Today, the average white family has roughly 10 times the amount of wealth as the average Black family, while white college graduates have over seven times more wealth than Black college graduates.

Read the full article here.

Experts and politicians are also emphasizing how student debt forgiveness is a racial equity issue considering the disproportionate impact that student debt has on racial minorities.

A majority of Black and Latinx students take out student loans to attend college.

On average, Black college graduates also owe tens of thousands of dollars more in debt than white college grads, a heightened financial burden.

From Princeton University professor Eddie S. Glaude Jr:

“Black and African American bachelor’s degree holders have an average $52,000 in student loan debt.”

— Eddie S. Glaude Jr. (@esglaude) August 24, 2022

“Black and African American college graduates owe an average of $25,000 more in student loan debt than White college graduates.”

— Eddie S. Glaude Jr. (@esglaude) August 24, 2022

From Washington congresswoman Pramila Jayapal:

➡ 90% of Black students have loans
➡ 72% of Latino students have loans
➡ 40% of borrowers never finished their degree

Canceling student debt is a racial justice issue and will help to close the racial wealth gap. This is a major step forward.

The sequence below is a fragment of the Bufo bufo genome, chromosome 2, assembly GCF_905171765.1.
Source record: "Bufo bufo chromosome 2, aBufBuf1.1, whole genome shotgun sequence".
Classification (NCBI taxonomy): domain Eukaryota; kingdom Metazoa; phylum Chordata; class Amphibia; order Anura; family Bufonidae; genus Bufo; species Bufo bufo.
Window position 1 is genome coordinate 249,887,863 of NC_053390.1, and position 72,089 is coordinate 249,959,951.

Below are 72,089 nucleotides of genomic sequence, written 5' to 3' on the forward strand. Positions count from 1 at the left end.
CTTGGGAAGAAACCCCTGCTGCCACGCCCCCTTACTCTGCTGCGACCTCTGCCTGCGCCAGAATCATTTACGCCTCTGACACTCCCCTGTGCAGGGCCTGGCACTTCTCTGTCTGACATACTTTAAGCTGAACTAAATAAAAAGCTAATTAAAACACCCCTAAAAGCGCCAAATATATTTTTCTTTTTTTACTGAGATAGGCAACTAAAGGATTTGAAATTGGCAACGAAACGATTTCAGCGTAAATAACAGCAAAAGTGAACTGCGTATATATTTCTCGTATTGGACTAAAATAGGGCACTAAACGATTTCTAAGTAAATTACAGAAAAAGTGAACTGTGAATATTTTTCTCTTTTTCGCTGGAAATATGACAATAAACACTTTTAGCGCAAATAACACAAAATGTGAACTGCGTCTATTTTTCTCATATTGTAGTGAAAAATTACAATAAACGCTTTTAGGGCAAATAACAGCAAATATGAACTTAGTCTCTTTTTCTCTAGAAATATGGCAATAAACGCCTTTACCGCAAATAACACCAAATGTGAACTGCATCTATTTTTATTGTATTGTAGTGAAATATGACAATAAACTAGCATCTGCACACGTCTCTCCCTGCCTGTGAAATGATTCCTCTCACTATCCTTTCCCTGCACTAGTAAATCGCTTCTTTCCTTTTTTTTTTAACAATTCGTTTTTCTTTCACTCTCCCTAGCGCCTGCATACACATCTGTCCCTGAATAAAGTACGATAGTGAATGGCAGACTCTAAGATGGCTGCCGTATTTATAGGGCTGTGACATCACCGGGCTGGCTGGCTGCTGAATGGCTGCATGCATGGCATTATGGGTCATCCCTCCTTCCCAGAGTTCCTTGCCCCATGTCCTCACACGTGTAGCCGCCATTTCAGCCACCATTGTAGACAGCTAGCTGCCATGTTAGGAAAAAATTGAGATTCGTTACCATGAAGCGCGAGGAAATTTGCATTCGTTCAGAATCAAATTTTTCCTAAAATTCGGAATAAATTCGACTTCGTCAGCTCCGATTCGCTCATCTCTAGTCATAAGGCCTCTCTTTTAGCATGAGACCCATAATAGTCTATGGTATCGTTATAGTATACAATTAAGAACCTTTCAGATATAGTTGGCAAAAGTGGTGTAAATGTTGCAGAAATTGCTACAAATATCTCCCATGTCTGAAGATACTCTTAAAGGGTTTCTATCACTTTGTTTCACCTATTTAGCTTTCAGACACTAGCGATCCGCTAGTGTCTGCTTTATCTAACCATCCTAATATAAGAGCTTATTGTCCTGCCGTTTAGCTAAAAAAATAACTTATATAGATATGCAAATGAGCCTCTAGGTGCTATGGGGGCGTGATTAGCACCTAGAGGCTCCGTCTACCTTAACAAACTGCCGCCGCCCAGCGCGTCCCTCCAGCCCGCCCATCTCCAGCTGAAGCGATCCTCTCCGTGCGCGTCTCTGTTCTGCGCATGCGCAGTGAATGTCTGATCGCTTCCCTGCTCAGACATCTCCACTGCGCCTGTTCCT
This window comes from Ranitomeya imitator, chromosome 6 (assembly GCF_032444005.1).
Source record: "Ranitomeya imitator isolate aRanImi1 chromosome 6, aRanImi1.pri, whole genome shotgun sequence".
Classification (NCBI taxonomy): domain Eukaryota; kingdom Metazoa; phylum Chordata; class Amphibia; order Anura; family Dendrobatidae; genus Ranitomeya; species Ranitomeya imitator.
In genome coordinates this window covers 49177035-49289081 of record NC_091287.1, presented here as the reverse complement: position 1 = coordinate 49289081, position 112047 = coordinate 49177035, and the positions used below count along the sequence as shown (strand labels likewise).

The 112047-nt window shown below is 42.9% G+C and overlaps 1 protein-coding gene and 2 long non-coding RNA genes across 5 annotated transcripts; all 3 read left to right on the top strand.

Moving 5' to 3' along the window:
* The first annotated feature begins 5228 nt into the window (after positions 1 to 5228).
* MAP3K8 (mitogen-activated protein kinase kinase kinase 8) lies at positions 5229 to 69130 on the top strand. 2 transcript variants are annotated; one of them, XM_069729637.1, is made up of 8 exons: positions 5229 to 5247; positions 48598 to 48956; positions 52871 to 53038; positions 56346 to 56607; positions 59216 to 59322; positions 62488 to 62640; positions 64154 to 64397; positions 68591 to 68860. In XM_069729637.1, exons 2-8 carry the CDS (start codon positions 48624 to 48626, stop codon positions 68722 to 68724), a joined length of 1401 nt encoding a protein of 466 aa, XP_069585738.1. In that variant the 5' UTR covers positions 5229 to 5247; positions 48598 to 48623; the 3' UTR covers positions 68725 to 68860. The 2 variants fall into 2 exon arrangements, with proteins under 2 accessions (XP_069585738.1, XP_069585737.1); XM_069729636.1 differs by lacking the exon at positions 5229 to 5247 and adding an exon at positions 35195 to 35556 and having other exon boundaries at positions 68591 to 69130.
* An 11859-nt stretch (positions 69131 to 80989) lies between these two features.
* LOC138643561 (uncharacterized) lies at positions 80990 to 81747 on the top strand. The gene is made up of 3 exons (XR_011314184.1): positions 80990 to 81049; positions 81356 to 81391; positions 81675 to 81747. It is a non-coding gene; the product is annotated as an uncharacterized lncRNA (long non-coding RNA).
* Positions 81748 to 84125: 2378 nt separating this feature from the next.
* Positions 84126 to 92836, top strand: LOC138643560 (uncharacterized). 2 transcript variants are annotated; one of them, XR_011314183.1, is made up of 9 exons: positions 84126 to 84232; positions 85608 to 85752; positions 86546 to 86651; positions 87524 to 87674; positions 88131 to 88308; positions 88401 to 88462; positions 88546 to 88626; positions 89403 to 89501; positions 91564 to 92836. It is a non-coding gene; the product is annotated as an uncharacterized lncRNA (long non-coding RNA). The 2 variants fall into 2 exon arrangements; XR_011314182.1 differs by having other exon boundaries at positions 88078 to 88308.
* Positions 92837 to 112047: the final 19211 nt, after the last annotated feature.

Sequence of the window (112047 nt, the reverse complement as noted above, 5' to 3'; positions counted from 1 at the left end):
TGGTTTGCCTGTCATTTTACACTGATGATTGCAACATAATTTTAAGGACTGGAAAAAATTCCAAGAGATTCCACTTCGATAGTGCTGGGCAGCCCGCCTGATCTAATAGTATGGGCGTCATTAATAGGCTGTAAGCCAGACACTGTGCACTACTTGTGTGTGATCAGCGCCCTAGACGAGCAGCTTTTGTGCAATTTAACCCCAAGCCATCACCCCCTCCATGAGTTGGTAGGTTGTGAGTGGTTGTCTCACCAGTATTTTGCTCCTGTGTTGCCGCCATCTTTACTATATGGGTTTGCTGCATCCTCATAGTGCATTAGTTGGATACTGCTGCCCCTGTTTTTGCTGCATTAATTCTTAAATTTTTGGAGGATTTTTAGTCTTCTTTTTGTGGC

— Rep. Pramila Jayapal (@RepJayapal) August 24, 2022

More reactions across both sides of the political aisle are coming in following Joe Biden’s announcement of his administration’s plan to alleviate student debt.

Washington senator Patty Murray called the the announcement “huge”, tweeting:

After months of pushing, real student debt relief is here. This is huge.

And we can’t stop here. I’ll keep fighting to lower the cost of college and pushing @POTUS to fix our broken student loan system. https://t.co/e6HcwvvotK

— Senator Patty Murray (@PattyMurray) August 24, 2022

Massachusetts senator Elizabeth Warren, who previously praised the plan, tweeted that the initiative is “a big deal”:

I’ll continue working with the Biden administration to reform our higher education system and create a stronger economy for all Americans.@POTUS‘ action to cancel student debt is a big deal.

— Elizabeth Warren (@SenWarren) August 24, 2022

Meanwhile, very in line with Republican sentiment, House minority leader Kevin McCarthy shared his contempt for the measure, writing:

Who will be forced to pay for Biden’s debt transfer scam? Hard-working Americans who already paid off their debts or never took on student loan debt in the first place.

— Kevin McCarthy (@GOPLeader) August 24, 2022

The specific measures will be further detailed during a later speech at 2:15 pm eastern time.

The day so far

President Joe Biden announced his long-awaited plan to relieve student debt, which he will detail in a White House address scheduled for 2:15 pm eastern time. Meanwhile, Democrats are celebrating, after their candidate prevailed in a politically finicky house district’s special election last night in a sign that the party may be more popular than polls indicate.

Here’s more of what has happened so far today:

Calling it “student loan socialism”, the Senate’s top Republican Mitch McConnell has blasted the Biden administration’s debt relief proposal.

Here’s an excerpt from his statement: